SILICON, from stardust to the living world

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For several decades, the « Silicon Group » of the Institut Universitaire Européen de la Mer (IUEM) has been studying the silicon cycle on an international scale. In 2020, it created the “Silica School”, whose major themes are summarized in this documentary film. Billions of years ago, silicon was created in the universe by stellar nucleosynthesis. It’s not beyond the realms of possibility that this element serves as the basis for other forms of life in the universe. On planet Earth, it is the second most abundant element, after oxygen. It is a component of numerous minerals whose interaction with the aqueous environment generates a chemical form that can be assimilated by living organisms. Although the oceanic silicon cycle is currently in equilibrium, disruptions are to be expected in the context of ongoing global change.

This documentary film has been imagined by Paul Treguer, produced by Sébastien Hervé and benefits from a collaboration with Océanopolis, the center for scientific, technical and industrial culture in Brest (France).

Do you NAWRAS ?

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The NAWRAS project, coordinated by IRD (Marie BONNIN) and the University of Cadi Ayyad in Marrakech (Jihad ZAHIR), is a research project that proposes to use artificial intelligence to analyze “where, when and how the law protects the oceans.” The goal is to use language models (such as Chat GPT) and train them on texts of marine environmental law in order to obtain indicators that can evaluate the level of legislative protection of the Ocean.

On November 28 and 29, the second seminar of the project was held in Marrakech. On this occasion, two films were made to introduce you to this innovative project and the methods it explores.


Project Presentation Video

The 2023 workshop in Marrakech

NAWRAS Project: Workshop on Developing Legal Indicators

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Developing Legal Indicators in Environmental Law

The working meeting on legal indicators as part of the Nawras project was held on March 18 and 19, 2024, in the Meeting Room of the Jabir Center / Department of Computer Science of the Faculty of Sciences Semlalia (Cadi Ayyad University – Marrakech).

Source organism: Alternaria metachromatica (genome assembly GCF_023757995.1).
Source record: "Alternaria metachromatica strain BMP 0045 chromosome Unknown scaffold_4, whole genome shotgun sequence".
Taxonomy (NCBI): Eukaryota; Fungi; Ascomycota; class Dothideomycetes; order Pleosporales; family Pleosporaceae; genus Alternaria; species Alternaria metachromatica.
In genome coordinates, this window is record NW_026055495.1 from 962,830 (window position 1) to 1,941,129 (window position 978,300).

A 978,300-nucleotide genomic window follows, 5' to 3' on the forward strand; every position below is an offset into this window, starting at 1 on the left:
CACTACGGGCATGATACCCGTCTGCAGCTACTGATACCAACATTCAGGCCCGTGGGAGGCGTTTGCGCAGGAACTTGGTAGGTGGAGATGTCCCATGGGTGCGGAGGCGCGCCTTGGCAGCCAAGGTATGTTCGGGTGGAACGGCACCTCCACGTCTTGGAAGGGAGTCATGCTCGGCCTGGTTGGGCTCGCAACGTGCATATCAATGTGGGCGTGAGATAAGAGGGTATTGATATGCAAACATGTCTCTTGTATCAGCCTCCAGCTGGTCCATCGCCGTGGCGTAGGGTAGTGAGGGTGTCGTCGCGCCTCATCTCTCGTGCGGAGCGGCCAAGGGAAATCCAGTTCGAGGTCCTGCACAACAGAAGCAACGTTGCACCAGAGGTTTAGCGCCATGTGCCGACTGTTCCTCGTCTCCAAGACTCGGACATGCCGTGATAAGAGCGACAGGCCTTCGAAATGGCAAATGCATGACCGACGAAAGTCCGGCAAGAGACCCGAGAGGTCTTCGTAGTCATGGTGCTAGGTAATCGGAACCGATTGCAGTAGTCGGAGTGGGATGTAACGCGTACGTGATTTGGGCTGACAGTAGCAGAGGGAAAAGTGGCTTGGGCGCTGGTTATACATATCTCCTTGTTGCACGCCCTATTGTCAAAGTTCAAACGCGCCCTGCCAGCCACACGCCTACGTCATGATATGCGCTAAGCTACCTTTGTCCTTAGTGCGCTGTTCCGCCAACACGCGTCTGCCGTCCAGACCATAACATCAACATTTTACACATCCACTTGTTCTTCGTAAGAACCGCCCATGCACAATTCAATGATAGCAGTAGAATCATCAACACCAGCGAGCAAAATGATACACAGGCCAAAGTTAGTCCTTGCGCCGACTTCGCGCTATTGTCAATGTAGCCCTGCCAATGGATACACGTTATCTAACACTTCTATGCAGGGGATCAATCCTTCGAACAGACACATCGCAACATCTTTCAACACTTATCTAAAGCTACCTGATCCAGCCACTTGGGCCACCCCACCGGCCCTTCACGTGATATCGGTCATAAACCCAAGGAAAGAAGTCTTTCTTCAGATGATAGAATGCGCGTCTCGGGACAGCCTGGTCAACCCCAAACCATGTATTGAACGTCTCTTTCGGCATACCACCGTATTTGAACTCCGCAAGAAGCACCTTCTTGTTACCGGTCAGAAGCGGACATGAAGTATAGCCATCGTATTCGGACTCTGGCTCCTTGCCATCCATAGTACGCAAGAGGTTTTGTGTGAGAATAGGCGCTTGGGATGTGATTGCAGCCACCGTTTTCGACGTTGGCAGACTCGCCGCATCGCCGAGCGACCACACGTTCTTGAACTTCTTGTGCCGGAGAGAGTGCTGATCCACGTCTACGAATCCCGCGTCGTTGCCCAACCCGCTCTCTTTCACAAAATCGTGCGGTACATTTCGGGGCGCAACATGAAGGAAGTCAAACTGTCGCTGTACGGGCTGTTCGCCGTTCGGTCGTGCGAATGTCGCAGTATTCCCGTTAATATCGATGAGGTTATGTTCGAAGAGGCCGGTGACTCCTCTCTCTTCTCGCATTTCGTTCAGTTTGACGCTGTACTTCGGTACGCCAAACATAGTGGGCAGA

The 20 participants were able to attend a presentation by Professor Michel Prieur on the importance of developing legal indicators in environmental law. Christophe Bastin then presented the method developed by the International Center for Comparative Environmental Law (CIDCE). The progress of the Nawras project was then presented by Marie Bonnin, Jihad Zahir and Youssef Al Mouatamid. During the next two half-days, the participants debated with the invited researchers (Thais Nunnez-Rocha – environmental economist – University of Orléans, Adrien Comte – IRD LEMAR in visio and Sophie Lanco – IRD Marbec in visio) on the variables and metrics selected as part of the project and on the possibilities of joint publications.

Temporal monitoring of mercury concentrations in tuna, the work of Anaïs Médieu in the press

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The work of Anaïs Medieu on the temporal monitoring of mercury concentrations in tuna has recently been the subject of numerous articles in the national and international press:

As not all of these publications are open access, here is a summary of Anaïs’s results.

The stability of mercury concentrations in tuna since 1971 reflects the inertia of the oceans and calls for massive reductions in emissions to achieve the objectives of the Minamata Convention.

Humans are exposed to toxic methylmercury mainly by consuming marine fish that bioaccumulate methylmercury in the oceans. The Minamata Convention on Mercury of the UN aims to reduce human exposure to mercury through the reduction of anthropogenic emissions. But has this reduction effort led to a reduction in methylmercury concentrations in the oceans and marine fish? An international team of researchers, coordinated by IRD, addressed this question by compiling nearly 3000 mercury measurements in tuna samples captured between 1971 and 2022 in the Pacific, Indian and Atlantic Oceans.